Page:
Common Core
Foundational course
Choose 6 credit(s):
 
AIS 555 Museum Science and Representation 3    
ANTH 514 Museology 3    

Restricted Electives
Expanded Courses
Choose 9 credit(s):
Choose 3 courses for a minimum of 9 credits
 
ANTH 515 Cultural Resource Management 3    
ART 534 Arts Administration 3    
MUSE 697 Internship 1-6    
MUSE 699 Individual Study 1-6    
NPL 673 Nonprofit Management and Leadership 3    
PHIL 560 Philosophy of the Arts 3    
URBS 553 Grants Administration 3  

 

Course Descriptions

ANTH 510 (3) Archaeology of Minnesota

A detailed study of Minnesota archaeology from ca. 12,000 years ago to ca. 1900, with a focus on diverse and changing Native American populations.

Prerequisite: ANTH 102 or 210/310 or permission of instructor

ANTH 511 (3) Archaeology of Native North America

A survey of current knowledge about the prehistoric Native American inhabitants of North America from ca. 15,000 years ago until ca. 1900. Topics will focus on the processes of cultural development, change, and disruption by Euro-American influences.

Prerequisite: ANTH 101, 102, or 210/310, or permission of instructor

ANTH 512 (3) Archaeology of Latin America

A detailed study of Latin American archaeology from ca. 12,000 years ago to ca. 1900, with a focus on diverse and changing Native American populations.

Prerequisite: ANTH 101, 102, or 210/310, or permission of instructor

ANTH 514 (3) Museology

A review of the history and philosophy of museums, the legal and ethical issues impacting museums, the nature and treatment of collections, creation, exhibition and exhibit design, the role of museums in education, museum personnel and management, and museums in the technological/electronic age.

ANTH 515 (3) Cultural Resource Management

Review of how cultural resources are being preserved and managed under current laws and regulations. Emphasis on examination of conservation, preservation and rescue methods in modern archaeology, and problems and issues in historic preservation and resource management.

ANTH 516 (3) Archeological Methods

An intensive exploration of how to identify, catalogue, and curate archeological materials in a laboratory setting. Topics will include lithics, pottery, faunal, floral, metal, and other materials as well as data structure and recordation. (F) On demand

ANTH 517 (5) Quaternary Environments and Climatic Change

An interdisciplinary investigation into Quaternary environmental/climatic change and the impact of change on the behavior and evolution of humans. This course has three segments: 1) an examination of natural systems responsible for climatic change, the impact climatic fluctuations have on Earth systems, timing of Quaternary changes, evidence of climatic/environmental change from spatially distant, climatically distinct environments; 2) investigation into worldwide evidence of human evolution, global dispersion, and adaptation to environmental systems; introduction to various methodological approaches in Quaternary archeologic, geomorphic, and climatic studies. Focus is on proxy records used for climate/environmental reconstruction, archeolgic/geomorphologic field methods, geochronologic dating methods.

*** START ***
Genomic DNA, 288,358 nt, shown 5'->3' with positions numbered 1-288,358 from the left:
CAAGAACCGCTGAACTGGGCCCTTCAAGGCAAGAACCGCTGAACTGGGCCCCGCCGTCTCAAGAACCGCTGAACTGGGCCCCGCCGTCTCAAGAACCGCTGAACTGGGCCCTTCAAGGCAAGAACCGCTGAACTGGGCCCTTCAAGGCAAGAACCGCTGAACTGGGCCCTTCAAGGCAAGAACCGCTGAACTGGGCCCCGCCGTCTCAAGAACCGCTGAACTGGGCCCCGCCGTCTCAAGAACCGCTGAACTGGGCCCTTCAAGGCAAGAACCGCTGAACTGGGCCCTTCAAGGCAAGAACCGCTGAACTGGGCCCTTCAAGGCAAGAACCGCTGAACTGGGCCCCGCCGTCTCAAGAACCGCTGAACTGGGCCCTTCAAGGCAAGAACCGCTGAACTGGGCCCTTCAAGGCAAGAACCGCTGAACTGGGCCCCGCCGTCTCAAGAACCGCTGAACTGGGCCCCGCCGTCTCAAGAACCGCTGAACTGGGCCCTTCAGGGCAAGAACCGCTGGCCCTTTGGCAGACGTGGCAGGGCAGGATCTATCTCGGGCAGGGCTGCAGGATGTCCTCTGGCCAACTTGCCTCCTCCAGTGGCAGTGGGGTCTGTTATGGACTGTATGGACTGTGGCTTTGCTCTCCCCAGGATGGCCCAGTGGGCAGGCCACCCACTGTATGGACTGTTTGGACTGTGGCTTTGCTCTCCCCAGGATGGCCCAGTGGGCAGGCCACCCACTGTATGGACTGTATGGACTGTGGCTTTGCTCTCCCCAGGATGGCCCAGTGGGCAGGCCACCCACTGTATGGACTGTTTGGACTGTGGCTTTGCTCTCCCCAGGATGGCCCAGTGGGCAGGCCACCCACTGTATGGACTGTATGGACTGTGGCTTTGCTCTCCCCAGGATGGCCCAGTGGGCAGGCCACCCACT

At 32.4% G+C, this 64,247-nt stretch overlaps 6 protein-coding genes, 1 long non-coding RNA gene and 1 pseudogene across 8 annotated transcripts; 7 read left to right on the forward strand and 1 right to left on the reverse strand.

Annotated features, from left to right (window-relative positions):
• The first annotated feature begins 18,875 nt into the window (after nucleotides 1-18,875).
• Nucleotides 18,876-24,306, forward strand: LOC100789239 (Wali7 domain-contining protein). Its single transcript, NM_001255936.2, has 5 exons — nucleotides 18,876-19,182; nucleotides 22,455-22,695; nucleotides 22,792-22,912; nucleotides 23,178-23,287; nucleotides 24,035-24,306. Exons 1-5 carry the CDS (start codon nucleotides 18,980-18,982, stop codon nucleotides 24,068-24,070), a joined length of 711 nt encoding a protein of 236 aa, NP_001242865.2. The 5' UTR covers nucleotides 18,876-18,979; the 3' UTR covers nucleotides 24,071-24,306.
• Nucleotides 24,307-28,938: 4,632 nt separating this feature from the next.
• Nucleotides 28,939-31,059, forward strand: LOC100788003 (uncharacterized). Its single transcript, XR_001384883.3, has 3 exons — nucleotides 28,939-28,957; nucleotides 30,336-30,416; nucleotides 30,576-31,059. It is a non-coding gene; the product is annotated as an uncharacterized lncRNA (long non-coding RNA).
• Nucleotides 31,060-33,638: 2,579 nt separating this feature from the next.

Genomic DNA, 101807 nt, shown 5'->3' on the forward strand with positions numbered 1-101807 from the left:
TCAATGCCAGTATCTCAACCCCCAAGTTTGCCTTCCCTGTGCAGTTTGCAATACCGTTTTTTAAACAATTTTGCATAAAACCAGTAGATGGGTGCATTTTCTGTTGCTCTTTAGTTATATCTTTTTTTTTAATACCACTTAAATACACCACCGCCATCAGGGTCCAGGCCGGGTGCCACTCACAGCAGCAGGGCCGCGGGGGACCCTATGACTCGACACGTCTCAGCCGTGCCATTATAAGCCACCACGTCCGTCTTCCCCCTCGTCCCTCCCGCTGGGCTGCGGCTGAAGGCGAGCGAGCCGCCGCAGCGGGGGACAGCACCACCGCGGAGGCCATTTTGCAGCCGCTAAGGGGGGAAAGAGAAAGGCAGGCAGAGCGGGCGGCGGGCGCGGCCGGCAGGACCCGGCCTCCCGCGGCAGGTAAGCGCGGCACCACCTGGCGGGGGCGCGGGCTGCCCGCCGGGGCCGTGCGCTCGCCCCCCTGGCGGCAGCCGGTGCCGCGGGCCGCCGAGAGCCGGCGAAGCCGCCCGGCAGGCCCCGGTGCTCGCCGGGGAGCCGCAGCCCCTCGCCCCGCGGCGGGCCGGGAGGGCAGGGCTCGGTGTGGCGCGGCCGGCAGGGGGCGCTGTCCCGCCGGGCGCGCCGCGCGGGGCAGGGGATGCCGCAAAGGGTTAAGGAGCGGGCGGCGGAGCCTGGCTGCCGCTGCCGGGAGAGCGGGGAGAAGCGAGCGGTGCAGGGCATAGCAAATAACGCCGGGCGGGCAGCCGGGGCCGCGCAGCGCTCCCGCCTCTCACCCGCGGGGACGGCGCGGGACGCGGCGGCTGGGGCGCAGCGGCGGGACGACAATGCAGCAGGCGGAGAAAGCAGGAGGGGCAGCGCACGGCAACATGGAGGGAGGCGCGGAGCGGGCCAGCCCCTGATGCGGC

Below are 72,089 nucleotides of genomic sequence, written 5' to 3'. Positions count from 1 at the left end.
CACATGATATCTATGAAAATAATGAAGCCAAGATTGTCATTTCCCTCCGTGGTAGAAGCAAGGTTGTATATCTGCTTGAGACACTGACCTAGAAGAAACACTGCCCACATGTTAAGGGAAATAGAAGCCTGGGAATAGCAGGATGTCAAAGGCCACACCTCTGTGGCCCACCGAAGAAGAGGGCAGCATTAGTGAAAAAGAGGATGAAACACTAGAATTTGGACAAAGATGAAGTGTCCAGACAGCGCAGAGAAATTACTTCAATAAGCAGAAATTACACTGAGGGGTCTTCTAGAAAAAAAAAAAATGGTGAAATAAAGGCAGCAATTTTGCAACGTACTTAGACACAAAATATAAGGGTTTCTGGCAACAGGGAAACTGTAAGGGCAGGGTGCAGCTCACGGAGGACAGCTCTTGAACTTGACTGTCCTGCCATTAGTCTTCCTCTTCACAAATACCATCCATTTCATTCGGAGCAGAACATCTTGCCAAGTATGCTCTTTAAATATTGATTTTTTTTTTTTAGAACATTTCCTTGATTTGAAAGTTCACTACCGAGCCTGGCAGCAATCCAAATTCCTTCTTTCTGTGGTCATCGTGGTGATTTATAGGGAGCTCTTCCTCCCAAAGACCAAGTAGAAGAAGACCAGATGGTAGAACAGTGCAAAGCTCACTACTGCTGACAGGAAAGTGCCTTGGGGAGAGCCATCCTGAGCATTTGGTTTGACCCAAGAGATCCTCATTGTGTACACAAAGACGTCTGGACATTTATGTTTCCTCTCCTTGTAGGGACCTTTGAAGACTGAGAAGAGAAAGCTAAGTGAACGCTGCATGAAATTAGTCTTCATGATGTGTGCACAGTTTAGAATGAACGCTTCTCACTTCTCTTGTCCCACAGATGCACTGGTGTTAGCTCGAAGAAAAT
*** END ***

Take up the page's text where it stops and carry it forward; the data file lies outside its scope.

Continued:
ANTH 518 (4) Agricultural Systems and Environmental Change

This course examines the history of agricultural systems in world wide perspective, with an emphasis on understanding their social and environmental contexts and the effects on them of climate change. Case examples will highlight the conditions under which agricultural systems emerge, thrive, and fail, and the impacts of these processes on human populations.

ANTH 520 (3) Human Osteology

An advanced examination of the human skeletal system and the application of this information in the fields of bioarchaeology, paleonanthrology, and forensic anthropology. This course features hands-on identification and analysis of human skeletal material, with an emphasis on laboratory techniques.

Prerequisite: ANTH 220, 221, 320, and 321 or permission of instructor

ANTH 521 (3) Health, Culture, & Disease

Cross-cultural examination of the response of peoples in non-Western societies to the human universal of illness. Non-Western concepts of disease, health, and treatment.

Prerequisite: ANTH 101, 220, or permission of instructor

ANTH 522 (3) Forensic Anthropology

This course will acquaint students with the application of human osteological techniques in civil and criminal investigations, including assessment of the recovery scene, determination of identity and analysis of evidence relating to cause and manner of death.

ANTH 523 (3) Evolution and Behavior

An examination of the biological basis of human behavior and organization from an evolutionary perspective. Prerequisite: ANTH 101 or 220 or consent.

ANTH 524 (3) Bioarchaeology

Bioarchaeology focuses on the diet, health, and occupations of past populations through the analysis of their skeletal remains. Readings and lab work will promote a practical understanding of the methods used in the discipline.

ANTH 525 (3) Anthropology of Death 

The biological and cultural aspects of death, as seen anthropologically, are the focus of this course. Mortuary behavior, ritual, and treatment of the human body will be addressed both temporally and cross-culturally.  

ANTH 530 (3) Peoples and Cultures of Latin America

The contemporary peoples and cultures of Mexico and Central and South America. Emphasis is on cultural patterns and contemporary issues of the region.

Prerequisite: ANTH 101, 103, or 230/330, or permission of instructor

ANTH 531 (3) Applied Cultural Research

This course introduces concepts and methods of applying anthropological understanding to contemporary problems to bring about the empowerment of affected peoples. Case studies illustrate the impact and problems of culture change with special attention to its affect on powerless groups of people. Students will also design their own applied projects.

Prerequisite: ANTH 101, 103, or 230/330, or permission of instructor

ANTH 532 (3) Kinship, Marriage, and Family

Kinship is the most basic principle of organization for all human societies. The course analyzes the main theories and methods of studying social organization, and explores cross-cultural variations in kinship, marriage and family systems.

Prerequisite: ANTH 101, 103, or 230/330, or permission of instructor

ANTH 533 (3) Anthropology of Gender

Major anthropological theories of gender relations are read, discussed, and applied to a variety of contemporary ethnographic case studies.

Prerequisite: ANTH 101, 103, or 230/330, or permission of instructor

ANTH 534 (3) Ethnographic Classics